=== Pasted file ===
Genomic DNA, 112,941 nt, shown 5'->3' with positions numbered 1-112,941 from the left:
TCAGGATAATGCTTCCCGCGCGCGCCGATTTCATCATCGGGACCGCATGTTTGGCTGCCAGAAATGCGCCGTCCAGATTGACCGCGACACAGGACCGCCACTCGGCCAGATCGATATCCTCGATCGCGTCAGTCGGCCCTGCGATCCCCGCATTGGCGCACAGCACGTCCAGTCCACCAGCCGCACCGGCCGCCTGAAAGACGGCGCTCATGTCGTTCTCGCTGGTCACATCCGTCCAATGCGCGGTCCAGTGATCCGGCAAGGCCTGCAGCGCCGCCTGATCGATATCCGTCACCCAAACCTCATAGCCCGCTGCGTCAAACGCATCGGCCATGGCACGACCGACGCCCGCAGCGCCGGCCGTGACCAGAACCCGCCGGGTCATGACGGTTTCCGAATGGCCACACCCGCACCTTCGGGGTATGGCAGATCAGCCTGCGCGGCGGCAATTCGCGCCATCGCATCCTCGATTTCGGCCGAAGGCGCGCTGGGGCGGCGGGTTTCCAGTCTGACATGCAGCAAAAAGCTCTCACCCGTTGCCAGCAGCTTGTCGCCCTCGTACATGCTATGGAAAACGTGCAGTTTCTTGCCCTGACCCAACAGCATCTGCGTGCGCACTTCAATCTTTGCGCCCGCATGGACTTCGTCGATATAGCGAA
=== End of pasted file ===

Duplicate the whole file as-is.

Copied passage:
Genomic DNA, 112,941 nt, shown 5'->3' with positions numbered 1-112,941 from the left:
TCAGGATAATGCTTCCCGCGCGCGCCGATTTCATCATCGGGACCGCATGTTTGGCTGCCAGAAATGCGCCGTCCAGATTGACCGCGACACAGGACCGCCACTCGGCCAGATCGATATCCTCGATCGCGTCAGTCGGCCCTGCGATCCCCGCATTGGCGCACAGCACGTCCAGTCCACCAGCCGCACCGGCCGCCTGAAAGACGGCGCTCATGTCGTTCTCGCTGGTCACATCCGTCCAATGCGCGGTCCAGTGATCCGGCAAGGCCTGCAGCGCCGCCTGATCGATATCCGTCACCCAAACCTCATAGCCCGCTGCGTCAAACGCATCGGCCATGGCACGACCGACGCCCGCAGCGCCGGCCGTGACCAGAACCCGCCGGGTCATGACGGTTTCCGAATGGCCACACCCGCACCTTCGGGGTATGGCAGATCAGCCTGCGCGGCGGCAATTCGCGCCATCGCATCCTCGATTTCGGCCGAAGGCGCGCTGGGGCGGCGGGTTTCCAGTCTGACATGCAGCAAAAAGCTCTCACCCGTTGCCAGCAGCTTGTCGCCCTCGTACATGCTATGGAAAACGTGCAGTTTCTTGCCCTGACCCAACAGCATCTGCGTGCGCACTTCAATCTTTGCGCCCGCATGGACTTCGTCGATATAGCGAA